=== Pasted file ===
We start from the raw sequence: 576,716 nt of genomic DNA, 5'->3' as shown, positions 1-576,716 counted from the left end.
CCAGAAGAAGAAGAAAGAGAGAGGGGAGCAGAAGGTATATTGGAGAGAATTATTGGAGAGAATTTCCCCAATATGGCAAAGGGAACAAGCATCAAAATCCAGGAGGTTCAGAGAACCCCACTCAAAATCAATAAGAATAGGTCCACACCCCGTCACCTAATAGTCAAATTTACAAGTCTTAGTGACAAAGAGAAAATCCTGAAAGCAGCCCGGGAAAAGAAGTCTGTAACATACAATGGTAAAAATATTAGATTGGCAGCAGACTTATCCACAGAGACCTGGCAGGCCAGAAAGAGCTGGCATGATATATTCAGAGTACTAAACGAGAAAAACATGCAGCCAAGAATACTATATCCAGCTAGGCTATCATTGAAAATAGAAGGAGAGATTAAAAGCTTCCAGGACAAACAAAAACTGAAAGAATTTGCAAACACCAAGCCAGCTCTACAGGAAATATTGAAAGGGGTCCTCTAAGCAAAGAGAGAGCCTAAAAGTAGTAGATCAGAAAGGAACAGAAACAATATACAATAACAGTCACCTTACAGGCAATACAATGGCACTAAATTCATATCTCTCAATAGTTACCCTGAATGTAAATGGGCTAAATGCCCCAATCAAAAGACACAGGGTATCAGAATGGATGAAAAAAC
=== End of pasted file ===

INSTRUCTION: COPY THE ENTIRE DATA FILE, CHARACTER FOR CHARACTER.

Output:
We start from the raw sequence: 576,716 nt of genomic DNA, 5'->3' as shown, positions 1-576,716 counted from the left end.
CCAGAAGAAGAAGAAAGAGAGAGGGGAGCAGAAGGTATATTGGAGAGAATTATTGGAGAGAATTTCCCCAATATGGCAAAGGGAACAAGCATCAAAATCCAGGAGGTTCAGAGAACCCCACTCAAAATCAATAAGAATAGGTCCACACCCCGTCACCTAATAGTCAAATTTACAAGTCTTAGTGACAAAGAGAAAATCCTGAAAGCAGCCCGGGAAAAGAAGTCTGTAACATACAATGGTAAAAATATTAGATTGGCAGCAGACTTATCCACAGAGACCTGGCAGGCCAGAAAGAGCTGGCATGATATATTCAGAGTACTAAACGAGAAAAACATGCAGCCAAGAATACTATATCCAGCTAGGCTATCATTGAAAATAGAAGGAGAGATTAAAAGCTTCCAGGACAAACAAAAACTGAAAGAATTTGCAAACACCAAGCCAGCTCTACAGGAAATATTGAAAGGGGTCCTCTAAGCAAAGAGAGAGCCTAAAAGTAGTAGATCAGAAAGGAACAGAAACAATATACAATAACAGTCACCTTACAGGCAATACAATGGCACTAAATTCATATCTCTCAATAGTTACCCTGAATGTAAATGGGCTAAATGCCCCAATCAAAAGACACAGGGTATCAGAATGGATGAAAAAAC